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Thursday, January 22, 2004
Condition that lasted two seasons is corrected

Associated Press

SEATTLE -- Seattle Mariners right-hander Freddy Garcia is recovering after operations to repair two ruptured eardrums and is expected to be ready when pitchers report for spring training Feb. 20.

Trainer Rick Griffin said Thursday the two-time All-Star has had the condition over the last two seasons.

Garcia initially ruptured an eardrum in one ear when he sneezed while the team's jetliner was landing on a trip from Kansas City to Texas in 2002. At the time, Garcia was battling a cold. On the return trip to Seattle after the series, Garcia ruptured the other eardrum, Griffin said.

Corrective operations were postponed because patients aren't allowed to travel during recovery.

"You can't do any physical activity or fly for three weeks, so there's no way you can get it done during the season," Griffin said.

Garcia agreed to a one-year contract worth $6,875,000 for next season, the same amount he earned in 2003. He has been Seattle's opening-day starter for the past three seasons.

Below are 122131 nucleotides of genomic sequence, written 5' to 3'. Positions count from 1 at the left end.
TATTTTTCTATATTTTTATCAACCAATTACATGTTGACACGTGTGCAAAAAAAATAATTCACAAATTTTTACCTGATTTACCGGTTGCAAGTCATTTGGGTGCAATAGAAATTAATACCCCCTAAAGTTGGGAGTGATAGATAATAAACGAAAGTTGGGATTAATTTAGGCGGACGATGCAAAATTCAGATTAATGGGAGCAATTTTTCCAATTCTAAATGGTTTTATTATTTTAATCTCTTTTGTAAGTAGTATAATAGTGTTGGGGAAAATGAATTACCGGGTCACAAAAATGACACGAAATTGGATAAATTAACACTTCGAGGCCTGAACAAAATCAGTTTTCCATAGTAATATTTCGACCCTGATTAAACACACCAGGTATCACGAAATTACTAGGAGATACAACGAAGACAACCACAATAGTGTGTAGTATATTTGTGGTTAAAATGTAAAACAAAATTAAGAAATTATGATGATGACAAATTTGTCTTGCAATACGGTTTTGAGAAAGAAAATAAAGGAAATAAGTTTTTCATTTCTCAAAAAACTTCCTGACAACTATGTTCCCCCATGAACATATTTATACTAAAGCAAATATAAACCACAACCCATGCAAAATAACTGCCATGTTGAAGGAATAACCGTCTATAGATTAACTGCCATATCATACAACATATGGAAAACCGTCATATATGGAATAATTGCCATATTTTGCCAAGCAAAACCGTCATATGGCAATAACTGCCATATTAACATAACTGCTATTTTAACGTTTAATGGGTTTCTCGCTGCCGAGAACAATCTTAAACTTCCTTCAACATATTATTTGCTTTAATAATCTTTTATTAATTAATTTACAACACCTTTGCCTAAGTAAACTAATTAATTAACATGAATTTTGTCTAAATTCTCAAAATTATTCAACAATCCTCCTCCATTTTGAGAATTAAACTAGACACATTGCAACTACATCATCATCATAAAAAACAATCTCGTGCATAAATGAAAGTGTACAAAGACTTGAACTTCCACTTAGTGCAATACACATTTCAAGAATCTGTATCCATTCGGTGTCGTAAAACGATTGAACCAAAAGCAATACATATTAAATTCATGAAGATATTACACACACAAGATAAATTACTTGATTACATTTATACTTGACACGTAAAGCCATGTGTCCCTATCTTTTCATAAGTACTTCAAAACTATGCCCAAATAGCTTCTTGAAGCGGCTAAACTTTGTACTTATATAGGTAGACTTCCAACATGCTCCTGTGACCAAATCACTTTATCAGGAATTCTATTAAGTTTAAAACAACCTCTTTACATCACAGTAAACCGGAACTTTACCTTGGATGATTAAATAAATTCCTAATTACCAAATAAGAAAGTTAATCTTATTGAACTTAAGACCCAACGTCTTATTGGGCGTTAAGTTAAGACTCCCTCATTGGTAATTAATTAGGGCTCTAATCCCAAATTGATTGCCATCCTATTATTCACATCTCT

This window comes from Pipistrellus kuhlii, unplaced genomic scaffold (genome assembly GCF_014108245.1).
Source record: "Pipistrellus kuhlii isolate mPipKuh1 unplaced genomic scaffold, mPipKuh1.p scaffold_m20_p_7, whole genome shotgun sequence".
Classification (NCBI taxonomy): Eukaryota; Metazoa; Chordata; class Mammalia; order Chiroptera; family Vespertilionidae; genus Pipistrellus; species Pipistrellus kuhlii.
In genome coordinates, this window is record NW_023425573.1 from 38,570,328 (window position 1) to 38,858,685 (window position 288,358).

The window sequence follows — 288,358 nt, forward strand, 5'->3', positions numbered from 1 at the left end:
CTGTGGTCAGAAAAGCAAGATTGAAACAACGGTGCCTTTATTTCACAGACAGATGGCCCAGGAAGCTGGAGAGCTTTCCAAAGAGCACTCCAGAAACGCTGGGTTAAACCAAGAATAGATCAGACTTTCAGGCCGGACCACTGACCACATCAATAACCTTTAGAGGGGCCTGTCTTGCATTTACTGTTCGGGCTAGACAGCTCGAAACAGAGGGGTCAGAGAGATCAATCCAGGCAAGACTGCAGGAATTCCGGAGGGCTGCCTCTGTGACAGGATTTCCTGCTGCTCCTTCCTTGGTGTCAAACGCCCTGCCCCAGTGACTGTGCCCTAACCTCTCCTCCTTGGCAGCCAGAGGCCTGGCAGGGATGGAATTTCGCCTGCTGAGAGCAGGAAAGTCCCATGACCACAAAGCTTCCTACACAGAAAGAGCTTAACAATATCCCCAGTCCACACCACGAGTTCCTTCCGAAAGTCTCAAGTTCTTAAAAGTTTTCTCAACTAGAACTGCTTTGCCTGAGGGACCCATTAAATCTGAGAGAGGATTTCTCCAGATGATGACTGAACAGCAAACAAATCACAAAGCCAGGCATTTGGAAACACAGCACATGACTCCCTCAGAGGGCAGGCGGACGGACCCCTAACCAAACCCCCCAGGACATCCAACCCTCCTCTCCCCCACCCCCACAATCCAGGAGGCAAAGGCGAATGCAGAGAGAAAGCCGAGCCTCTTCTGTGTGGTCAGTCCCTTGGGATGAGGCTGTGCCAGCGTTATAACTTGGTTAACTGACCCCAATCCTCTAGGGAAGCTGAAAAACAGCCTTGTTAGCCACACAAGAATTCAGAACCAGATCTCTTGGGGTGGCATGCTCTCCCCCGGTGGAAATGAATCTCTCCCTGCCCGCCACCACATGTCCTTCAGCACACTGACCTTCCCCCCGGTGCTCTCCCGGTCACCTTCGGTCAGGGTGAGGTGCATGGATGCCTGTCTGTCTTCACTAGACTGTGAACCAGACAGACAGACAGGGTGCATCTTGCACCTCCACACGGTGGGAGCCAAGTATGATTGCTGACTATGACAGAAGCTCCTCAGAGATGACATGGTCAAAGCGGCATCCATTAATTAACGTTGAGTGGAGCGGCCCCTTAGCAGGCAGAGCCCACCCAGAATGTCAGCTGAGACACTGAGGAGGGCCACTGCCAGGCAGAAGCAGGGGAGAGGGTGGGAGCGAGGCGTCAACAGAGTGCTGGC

He has averaged 220 innings over the past three seasons. In his five-year major league career, Garcia has a 72-43 record and 3.97 ERA. At his best, he's one of the top pitchers in baseball.

Garcia slumped at midseason last year, going 0-6 with a 10.03 ERA in seven games from July 4 to Aug. 7, the longest losing streak of his career. The front office believes he'll have a better season in 2004.

"From what I've seen in the past, it's reasonable to believe that he can bounce back. He's done that in the past," general manager Bill Bavasi said.

Team officials don't believe there was any link between Garcia's struggles and his ear problems.

"As far as I know, there never was an equilibrium problem, no vertigo, no balance problem or anything that prevented him from doing his work," Griffin said.

Garcia wears cotton in his ears when he pitches, but Griffin said that's not because of his eardrums. He does it to prevent his perspiration from getting inside his ears.

"He sweats a lot," Griffin said. "When the wind blows, he doesn't like the cold."